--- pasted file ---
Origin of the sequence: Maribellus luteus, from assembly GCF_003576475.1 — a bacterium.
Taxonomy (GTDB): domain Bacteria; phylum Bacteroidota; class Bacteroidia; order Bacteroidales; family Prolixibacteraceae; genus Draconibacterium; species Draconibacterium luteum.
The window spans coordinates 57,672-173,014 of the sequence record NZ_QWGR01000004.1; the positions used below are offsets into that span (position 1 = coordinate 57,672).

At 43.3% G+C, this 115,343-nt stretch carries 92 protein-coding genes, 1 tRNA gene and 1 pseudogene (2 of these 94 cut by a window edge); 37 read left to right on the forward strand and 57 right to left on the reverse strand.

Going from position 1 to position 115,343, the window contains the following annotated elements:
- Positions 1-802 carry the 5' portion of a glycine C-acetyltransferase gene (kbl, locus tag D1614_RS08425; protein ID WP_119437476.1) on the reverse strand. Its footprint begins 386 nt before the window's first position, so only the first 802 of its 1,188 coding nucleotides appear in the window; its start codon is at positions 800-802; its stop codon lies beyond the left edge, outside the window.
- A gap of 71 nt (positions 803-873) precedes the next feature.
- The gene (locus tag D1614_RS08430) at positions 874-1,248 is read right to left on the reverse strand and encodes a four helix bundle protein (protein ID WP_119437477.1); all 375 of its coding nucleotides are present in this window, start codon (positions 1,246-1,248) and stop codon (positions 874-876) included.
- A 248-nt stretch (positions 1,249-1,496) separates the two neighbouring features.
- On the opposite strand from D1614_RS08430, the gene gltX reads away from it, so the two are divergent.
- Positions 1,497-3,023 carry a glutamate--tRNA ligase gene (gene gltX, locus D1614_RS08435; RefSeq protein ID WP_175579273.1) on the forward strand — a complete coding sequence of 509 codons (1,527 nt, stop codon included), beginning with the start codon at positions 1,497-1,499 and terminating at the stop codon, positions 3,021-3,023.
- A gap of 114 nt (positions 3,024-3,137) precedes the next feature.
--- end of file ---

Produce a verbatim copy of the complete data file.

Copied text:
Origin of the sequence: Maribellus luteus, from assembly GCF_003576475.1 — a bacterium.
Taxonomy (GTDB): domain Bacteria; phylum Bacteroidota; class Bacteroidia; order Bacteroidales; family Prolixibacteraceae; genus Draconibacterium; species Draconibacterium luteum.
The window spans coordinates 57,672-173,014 of the sequence record NZ_QWGR01000004.1; the positions used below are offsets into that span (position 1 = coordinate 57,672).

At 43.3% G+C, this 115,343-nt stretch carries 92 protein-coding genes, 1 tRNA gene and 1 pseudogene (2 of these 94 cut by a window edge); 37 read left to right on the forward strand and 57 right to left on the reverse strand.

Going from position 1 to position 115,343, the window contains the following annotated elements:
- Positions 1-802 carry the 5' portion of a glycine C-acetyltransferase gene (kbl, locus tag D1614_RS08425; protein ID WP_119437476.1) on the reverse strand. Its footprint begins 386 nt before the window's first position, so only the first 802 of its 1,188 coding nucleotides appear in the window; its start codon is at positions 800-802; its stop codon lies beyond the left edge, outside the window.
- A gap of 71 nt (positions 803-873) precedes the next feature.
- The gene (locus tag D1614_RS08430) at positions 874-1,248 is read right to left on the reverse strand and encodes a four helix bundle protein (protein ID WP_119437477.1); all 375 of its coding nucleotides are present in this window, start codon (positions 1,246-1,248) and stop codon (positions 874-876) included.
- A 248-nt stretch (positions 1,249-1,496) separates the two neighbouring features.
- On the opposite strand from D1614_RS08430, the gene gltX reads away from it, so the two are divergent.
- Positions 1,497-3,023 carry a glutamate--tRNA ligase gene (gene gltX, locus D1614_RS08435; RefSeq protein ID WP_175579273.1) on the forward strand — a complete coding sequence of 509 codons (1,527 nt, stop codon included), beginning with the start codon at positions 1,497-1,499 and terminating at the stop codon, positions 3,021-3,023.
- A gap of 114 nt (positions 3,024-3,137) precedes the next feature.